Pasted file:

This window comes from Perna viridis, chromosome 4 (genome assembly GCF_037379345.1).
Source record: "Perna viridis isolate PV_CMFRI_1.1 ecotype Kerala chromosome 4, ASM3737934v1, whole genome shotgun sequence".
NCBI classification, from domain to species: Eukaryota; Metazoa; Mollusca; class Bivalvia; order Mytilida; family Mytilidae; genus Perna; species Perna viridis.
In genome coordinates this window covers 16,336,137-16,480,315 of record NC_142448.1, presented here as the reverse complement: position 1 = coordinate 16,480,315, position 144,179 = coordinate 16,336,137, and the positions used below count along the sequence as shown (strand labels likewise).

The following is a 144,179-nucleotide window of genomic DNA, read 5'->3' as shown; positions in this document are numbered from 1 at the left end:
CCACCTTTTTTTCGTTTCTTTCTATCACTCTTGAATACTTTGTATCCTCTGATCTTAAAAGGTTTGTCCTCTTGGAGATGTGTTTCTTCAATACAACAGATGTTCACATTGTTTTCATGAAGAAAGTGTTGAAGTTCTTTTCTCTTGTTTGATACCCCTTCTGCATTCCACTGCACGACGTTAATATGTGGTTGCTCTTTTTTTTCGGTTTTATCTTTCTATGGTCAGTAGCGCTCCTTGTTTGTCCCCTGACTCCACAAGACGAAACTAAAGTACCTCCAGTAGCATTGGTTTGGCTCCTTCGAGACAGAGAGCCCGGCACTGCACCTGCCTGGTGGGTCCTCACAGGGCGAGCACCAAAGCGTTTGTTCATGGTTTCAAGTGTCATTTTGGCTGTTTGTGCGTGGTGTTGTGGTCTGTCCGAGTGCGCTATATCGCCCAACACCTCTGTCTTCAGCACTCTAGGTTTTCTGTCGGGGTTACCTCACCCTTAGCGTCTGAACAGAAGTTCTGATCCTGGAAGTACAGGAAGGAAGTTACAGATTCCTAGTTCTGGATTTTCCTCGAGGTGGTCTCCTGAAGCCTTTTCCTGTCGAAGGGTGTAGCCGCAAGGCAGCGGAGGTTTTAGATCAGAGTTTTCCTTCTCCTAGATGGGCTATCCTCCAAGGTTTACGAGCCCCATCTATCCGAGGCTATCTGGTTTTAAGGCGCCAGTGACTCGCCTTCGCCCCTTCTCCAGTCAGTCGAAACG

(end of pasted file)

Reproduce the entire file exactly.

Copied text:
This window comes from Perna viridis, chromosome 4 (genome assembly GCF_037379345.1).
Source record: "Perna viridis isolate PV_CMFRI_1.1 ecotype Kerala chromosome 4, ASM3737934v1, whole genome shotgun sequence".
NCBI classification, from domain to species: Eukaryota; Metazoa; Mollusca; class Bivalvia; order Mytilida; family Mytilidae; genus Perna; species Perna viridis.
In genome coordinates this window covers 16,336,137-16,480,315 of record NC_142448.1, presented here as the reverse complement: position 1 = coordinate 16,480,315, position 144,179 = coordinate 16,336,137, and the positions used below count along the sequence as shown (strand labels likewise).

The following is a 144,179-nucleotide window of genomic DNA, read 5'->3' as shown; positions in this document are numbered from 1 at the left end:
CCACCTTTTTTTCGTTTCTTTCTATCACTCTTGAATACTTTGTATCCTCTGATCTTAAAAGGTTTGTCCTCTTGGAGATGTGTTTCTTCAATACAACAGATGTTCACATTGTTTTCATGAAGAAAGTGTTGAAGTTCTTTTCTCTTGTTTGATACCCCTTCTGCATTCCACTGCACGACGTTAATATGTGGTTGCTCTTTTTTTTCGGTTTTATCTTTCTATGGTCAGTAGCGCTCCTTGTTTGTCCCCTGACTCCACAAGACGAAACTAAAGTACCTCCAGTAGCATTGGTTTGGCTCCTTCGAGACAGAGAGCCCGGCACTGCACCTGCCTGGTGGGTCCTCACAGGGCGAGCACCAAAGCGTTTGTTCATGGTTTCAAGTGTCATTTTGGCTGTTTGTGCGTGGTGTTGTGGTCTGTCCGAGTGCGCTATATCGCCCAACACCTCTGTCTTCAGCACTCTAGGTTTTCTGTCGGGGTTACCTCACCCTTAGCGTCTGAACAGAAGTTCTGATCCTGGAAGTACAGGAAGGAAGTTACAGATTCCTAGTTCTGGATTTTCCTCGAGGTGGTCTCCTGAAGCCTTTTCCTGTCGAAGGGTGTAGCCGCAAGGCAGCGGAGGTTTTAGATCAGAGTTTTCCTTCTCCTAGATGGGCTATCCTCCAAGGTTTACGAGCCCCATCTATCCGAGGCTATCTGGTTTTAAGGCGCCAGTGACTCGCCTTCGCCCCTTCTCCAGTCAGTCGAAACG